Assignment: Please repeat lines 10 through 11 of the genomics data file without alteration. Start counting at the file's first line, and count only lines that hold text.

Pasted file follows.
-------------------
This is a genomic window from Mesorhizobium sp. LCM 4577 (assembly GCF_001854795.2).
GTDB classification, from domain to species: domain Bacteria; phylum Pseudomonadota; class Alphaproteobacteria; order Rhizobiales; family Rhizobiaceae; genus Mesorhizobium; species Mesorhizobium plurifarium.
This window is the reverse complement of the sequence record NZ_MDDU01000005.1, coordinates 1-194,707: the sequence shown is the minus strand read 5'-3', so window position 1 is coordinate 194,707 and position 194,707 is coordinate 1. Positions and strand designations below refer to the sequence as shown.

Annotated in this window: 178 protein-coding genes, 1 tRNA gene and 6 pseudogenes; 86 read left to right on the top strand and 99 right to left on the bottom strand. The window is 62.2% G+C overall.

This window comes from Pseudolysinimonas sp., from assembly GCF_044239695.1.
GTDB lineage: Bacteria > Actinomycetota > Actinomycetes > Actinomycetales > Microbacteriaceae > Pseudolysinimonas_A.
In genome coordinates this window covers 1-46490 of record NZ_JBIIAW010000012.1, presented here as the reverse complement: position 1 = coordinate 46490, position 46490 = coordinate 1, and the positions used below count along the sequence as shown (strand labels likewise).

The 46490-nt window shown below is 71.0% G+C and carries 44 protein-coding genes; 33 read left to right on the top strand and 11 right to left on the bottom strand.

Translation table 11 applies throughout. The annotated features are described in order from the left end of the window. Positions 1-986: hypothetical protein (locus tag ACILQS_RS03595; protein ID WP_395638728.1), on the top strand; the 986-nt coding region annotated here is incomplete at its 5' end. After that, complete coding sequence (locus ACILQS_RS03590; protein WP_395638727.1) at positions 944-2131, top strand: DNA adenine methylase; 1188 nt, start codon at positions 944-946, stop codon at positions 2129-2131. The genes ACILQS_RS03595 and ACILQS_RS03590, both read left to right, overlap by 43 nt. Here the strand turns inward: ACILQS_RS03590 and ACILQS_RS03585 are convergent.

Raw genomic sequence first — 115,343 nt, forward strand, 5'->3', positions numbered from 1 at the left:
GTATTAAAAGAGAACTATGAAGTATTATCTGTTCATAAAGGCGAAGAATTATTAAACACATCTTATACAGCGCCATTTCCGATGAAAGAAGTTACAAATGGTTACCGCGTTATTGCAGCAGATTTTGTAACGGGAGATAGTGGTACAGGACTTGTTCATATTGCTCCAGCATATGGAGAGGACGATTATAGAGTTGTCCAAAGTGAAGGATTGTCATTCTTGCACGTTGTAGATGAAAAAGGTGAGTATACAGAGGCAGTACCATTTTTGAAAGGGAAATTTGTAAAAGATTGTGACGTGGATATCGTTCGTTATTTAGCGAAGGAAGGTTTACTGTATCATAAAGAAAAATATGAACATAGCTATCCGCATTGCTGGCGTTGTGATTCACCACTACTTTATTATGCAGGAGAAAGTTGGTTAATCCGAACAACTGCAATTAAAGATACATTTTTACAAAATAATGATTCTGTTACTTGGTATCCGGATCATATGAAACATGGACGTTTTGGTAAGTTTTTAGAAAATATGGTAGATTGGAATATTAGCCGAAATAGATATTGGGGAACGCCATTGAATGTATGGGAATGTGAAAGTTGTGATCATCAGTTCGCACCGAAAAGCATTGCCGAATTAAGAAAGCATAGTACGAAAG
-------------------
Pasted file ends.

Raw genomic sequence first — 115,343 nt, forward strand, 5'->3', positions numbered from 1 at the left:
GTATTAAAAGAGAACTATGAAGTATTATCTGTTCATAAAGGCGAAGAATTATTAAACACATCTTATACAGCGCCATTTCCGATGAAAGAAGTTACAAATGGTTACCGCGTTATTGCAGCAGATTTTGTAACGGGAGATAGTGGTACAGGACTTGTTCATATTGCTCCAGCATATGGAGAGGACGATTATAGAGTTGTCCAAAGTGAAGGATTGTCATTCTTGCACGTTGTAGATGAAAAAGGTGAGTATACAGAGGCAGTACCATTTTTGAAAGGGAAATTTGTAAAAGATTGTGACGTGGATATCGTTCGTTATTTAGCGAAGGAAGGTTTACTGTATCATAAAGAAAAATATGAACATAGCTATCCGCATTGCTGGCGTTGTGATTCACCACTACTTTATTATGCAGGAGAAAGTTGGTTAATCCGAACAACTGCAATTAAAGATACATTTTTACAAAATAATGATTCTGTTACTTGGTATCCGGATCATATGAAACATGGACGTTTTGGTAAGTTTTTAGAAAATATGGTAGATTGGAATATTAGCCGAAATAGATATTGGGGAACGCCATTGAATGTATGGGAATGTGAAAGTTGTGATCATCAGTTCGCACCGAAAAGCATTGCCGAATTAAGAAAGCATAGTACGAAAG